SANTA BARBARA, Calif. - The small retail stores on the Central Coast are in the same challenging economic position as many of the small restaurants, hoping to see a steady stream of customers returning after a massive fall off of business during the pandemic.
In Santa Barbara, the State Street promenade and all of its attention-grabbing messages has put the emphasis on a 10 block area, mainly focused at food and bar establishments.
Elsewhere, retail stores, especially those that are smaller and locally owned, are also hoping for the same spotlight.
They have an increasing capacity now and expect that to grow if the county goes from the red tier to the orange tier, but the rebound is not expected to be as swift as restaurants that were given approvals for parklets and patios to serve guests.
Many retail store owners say doing that for their business would require extra workers outside to help customers and prevent theft.
Many solutions to stimulate the smaller businesses and move foot traffic around are being suggested. They include more marketing, signage and events.
Salt Boutique Owner Robin Baron said, "there's not too many of us left so you know I am not ready to throw in the towel yet."
For 40 years Robin Baron has been finding unique clothing and keeping the boutique shopping spirit alive in Santa Barbara.
She previously owned Swept Away.
The small stores are just what the public often tells city leaders it wants to see .
Salt Boutique is on Canon Perdido Street. Several stores including the Nordstrom department store nearby, are now closed. A few businesses including the Blue Owl restaurant remain open.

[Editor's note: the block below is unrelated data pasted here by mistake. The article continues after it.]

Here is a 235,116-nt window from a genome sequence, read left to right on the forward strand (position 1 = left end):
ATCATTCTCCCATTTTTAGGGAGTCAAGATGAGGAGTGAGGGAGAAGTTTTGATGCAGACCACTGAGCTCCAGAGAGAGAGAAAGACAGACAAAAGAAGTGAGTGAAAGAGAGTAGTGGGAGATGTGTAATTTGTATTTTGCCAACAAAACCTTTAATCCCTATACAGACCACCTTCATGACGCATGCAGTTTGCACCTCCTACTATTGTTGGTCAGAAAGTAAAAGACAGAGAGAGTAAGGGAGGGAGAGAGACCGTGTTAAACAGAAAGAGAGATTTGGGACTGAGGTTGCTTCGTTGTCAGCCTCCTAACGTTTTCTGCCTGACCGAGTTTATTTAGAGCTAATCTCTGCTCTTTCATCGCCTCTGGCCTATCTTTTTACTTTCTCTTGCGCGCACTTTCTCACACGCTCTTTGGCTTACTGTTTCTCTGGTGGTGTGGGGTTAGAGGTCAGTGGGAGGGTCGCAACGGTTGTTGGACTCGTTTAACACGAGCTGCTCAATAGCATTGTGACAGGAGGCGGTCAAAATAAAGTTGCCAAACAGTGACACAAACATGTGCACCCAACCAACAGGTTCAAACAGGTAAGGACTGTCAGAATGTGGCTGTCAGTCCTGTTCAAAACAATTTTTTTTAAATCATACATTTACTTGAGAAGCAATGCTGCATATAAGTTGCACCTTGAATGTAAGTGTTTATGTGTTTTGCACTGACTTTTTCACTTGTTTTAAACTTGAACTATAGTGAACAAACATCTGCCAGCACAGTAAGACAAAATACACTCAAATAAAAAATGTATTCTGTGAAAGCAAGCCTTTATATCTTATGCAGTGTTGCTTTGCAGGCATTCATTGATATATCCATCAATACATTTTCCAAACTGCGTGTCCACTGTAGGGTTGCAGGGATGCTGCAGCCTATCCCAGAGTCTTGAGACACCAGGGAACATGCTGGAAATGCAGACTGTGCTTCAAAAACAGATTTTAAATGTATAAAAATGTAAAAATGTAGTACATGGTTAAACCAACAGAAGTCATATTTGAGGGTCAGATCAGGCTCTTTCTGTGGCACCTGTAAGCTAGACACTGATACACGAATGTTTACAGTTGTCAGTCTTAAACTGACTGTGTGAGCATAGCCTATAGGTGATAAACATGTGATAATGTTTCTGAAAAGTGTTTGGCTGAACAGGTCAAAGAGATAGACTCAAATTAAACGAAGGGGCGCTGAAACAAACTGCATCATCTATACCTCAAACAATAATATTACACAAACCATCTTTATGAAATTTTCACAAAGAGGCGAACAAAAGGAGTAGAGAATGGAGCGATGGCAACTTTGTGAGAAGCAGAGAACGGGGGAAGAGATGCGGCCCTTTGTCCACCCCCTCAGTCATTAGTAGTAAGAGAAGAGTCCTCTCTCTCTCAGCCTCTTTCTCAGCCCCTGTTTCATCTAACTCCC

Baron says, "I have such good connections over the years. I can just get things that are unique that other people don't have." She has traveled the world to find certain products.
In the last year, the State Street promenade has had more focused attention than any other area of town, especially the restaurants. Just a short walk away, there's been a dynamic change in the flow of customers.
"Even before the pandemic it's been hard," said Baron. " Especially because I am on a side street, we don't get the traffic."
Clothing retailers are quick to tell you the shopping experience is much better in person than by clicking a computer image and ordering on line.
Inside Salt Boutique Grace Pauletto who has worked there more than a year said, "people like to feel the product before they buy it. It is very different that shopping on line."
She also said there is a collaboration with other local vendors. "We also have a lot of locally made jewelry," said Pauletto.
The sunglasses carried in the store are from Blue Planet out of Carpinteria.
Some popular shoes once sold down the street at the now closed Nordstroms, Ilse Jacobsen are in stock and have already become a mini stimulus with their popularity. The shoes are made of recycled materials and Baron says she is ordering more colors than what she has in stock.
Baron said "we have some great loyal customers and that keeps us going and we need the tourists back too"
Weekends have been busy lately and Spring break brought about three weeks of increased business. With that there's been a sign of a comeback.
"It did seem like there are more tourists coming in and also more people wanting to travel so they are buying their travel clothes," said Baron.
For here area, "I really want to see my block filled up around the corner filled up that would just really be helpful."
New customers, those looking for unique gifts, or buying gift cards as presents often give these retailers a boost.
She is also going to be working with the Downtown Organization on efforts to do more outreach.
Baron said, "I am pretty positive. I am a positive person and until I can't do it anymore, I'll keep going."
Watch tonight on NewsChannel 3-12, an KKFX Fox 11.
(More details, video and photos will be added later today.)